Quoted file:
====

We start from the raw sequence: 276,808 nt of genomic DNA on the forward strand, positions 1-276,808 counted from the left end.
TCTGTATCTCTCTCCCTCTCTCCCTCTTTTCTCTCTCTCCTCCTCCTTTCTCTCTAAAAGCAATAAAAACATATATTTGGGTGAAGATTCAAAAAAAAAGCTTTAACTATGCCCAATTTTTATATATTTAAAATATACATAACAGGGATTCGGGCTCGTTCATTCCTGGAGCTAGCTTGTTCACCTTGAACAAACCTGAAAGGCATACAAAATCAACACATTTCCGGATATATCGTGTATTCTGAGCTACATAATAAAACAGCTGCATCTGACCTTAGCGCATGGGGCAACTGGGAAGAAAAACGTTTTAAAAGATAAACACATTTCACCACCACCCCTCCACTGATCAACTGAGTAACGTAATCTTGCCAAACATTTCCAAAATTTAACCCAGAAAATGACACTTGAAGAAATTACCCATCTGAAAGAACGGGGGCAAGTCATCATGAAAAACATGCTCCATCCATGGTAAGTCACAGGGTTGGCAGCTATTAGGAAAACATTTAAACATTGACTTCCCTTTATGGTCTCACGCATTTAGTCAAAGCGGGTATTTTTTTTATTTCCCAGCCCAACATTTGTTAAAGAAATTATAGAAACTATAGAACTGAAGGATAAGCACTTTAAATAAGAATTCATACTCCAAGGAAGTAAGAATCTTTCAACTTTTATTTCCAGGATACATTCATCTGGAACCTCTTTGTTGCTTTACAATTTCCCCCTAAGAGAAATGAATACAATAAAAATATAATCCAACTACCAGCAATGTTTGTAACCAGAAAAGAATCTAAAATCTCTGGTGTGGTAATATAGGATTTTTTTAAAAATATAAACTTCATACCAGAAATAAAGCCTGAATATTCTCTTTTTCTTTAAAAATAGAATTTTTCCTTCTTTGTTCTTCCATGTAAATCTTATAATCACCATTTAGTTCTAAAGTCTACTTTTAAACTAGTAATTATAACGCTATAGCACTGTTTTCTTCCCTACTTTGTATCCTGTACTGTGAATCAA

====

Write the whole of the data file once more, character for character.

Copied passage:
We start from the raw sequence: 276,808 nt of genomic DNA on the forward strand, positions 1-276,808 counted from the left end.
TCTGTATCTCTCTCCCTCTCTCCCTCTTTTCTCTCTCTCCTCCTCCTTTCTCTCTAAAAGCAATAAAAACATATATTTGGGTGAAGATTCAAAAAAAAAGCTTTAACTATGCCCAATTTTTATATATTTAAAATATACATAACAGGGATTCGGGCTCGTTCATTCCTGGAGCTAGCTTGTTCACCTTGAACAAACCTGAAAGGCATACAAAATCAACACATTTCCGGATATATCGTGTATTCTGAGCTACATAATAAAACAGCTGCATCTGACCTTAGCGCATGGGGCAACTGGGAAGAAAAACGTTTTAAAAGATAAACACATTTCACCACCACCCCTCCACTGATCAACTGAGTAACGTAATCTTGCCAAACATTTCCAAAATTTAACCCAGAAAATGACACTTGAAGAAATTACCCATCTGAAAGAACGGGGGCAAGTCATCATGAAAAACATGCTCCATCCATGGTAAGTCACAGGGTTGGCAGCTATTAGGAAAACATTTAAACATTGACTTCCCTTTATGGTCTCACGCATTTAGTCAAAGCGGGTATTTTTTTTATTTCCCAGCCCAACATTTGTTAAAGAAATTATAGAAACTATAGAACTGAAGGATAAGCACTTTAAATAAGAATTCATACTCCAAGGAAGTAAGAATCTTTCAACTTTTATTTCCAGGATACATTCATCTGGAACCTCTTTGTTGCTTTACAATTTCCCCCTAAGAGAAATGAATACAATAAAAATATAATCCAACTACCAGCAATGTTTGTAACCAGAAAAGAATCTAAAATCTCTGGTGTGGTAATATAGGATTTTTTTAAAAATATAAACTTCATACCAGAAATAAAGCCTGAATATTCTCTTTTTCTTTAAAAATAGAATTTTTCCTTCTTTGTTCTTCCATGTAAATCTTATAATCACCATTTAGTTCTAAAGTCTACTTTTAAACTAGTAATTATAACGCTATAGCACTGTTTTCTTCCCTACTTTGTATCCTGTACTGTGAATCAA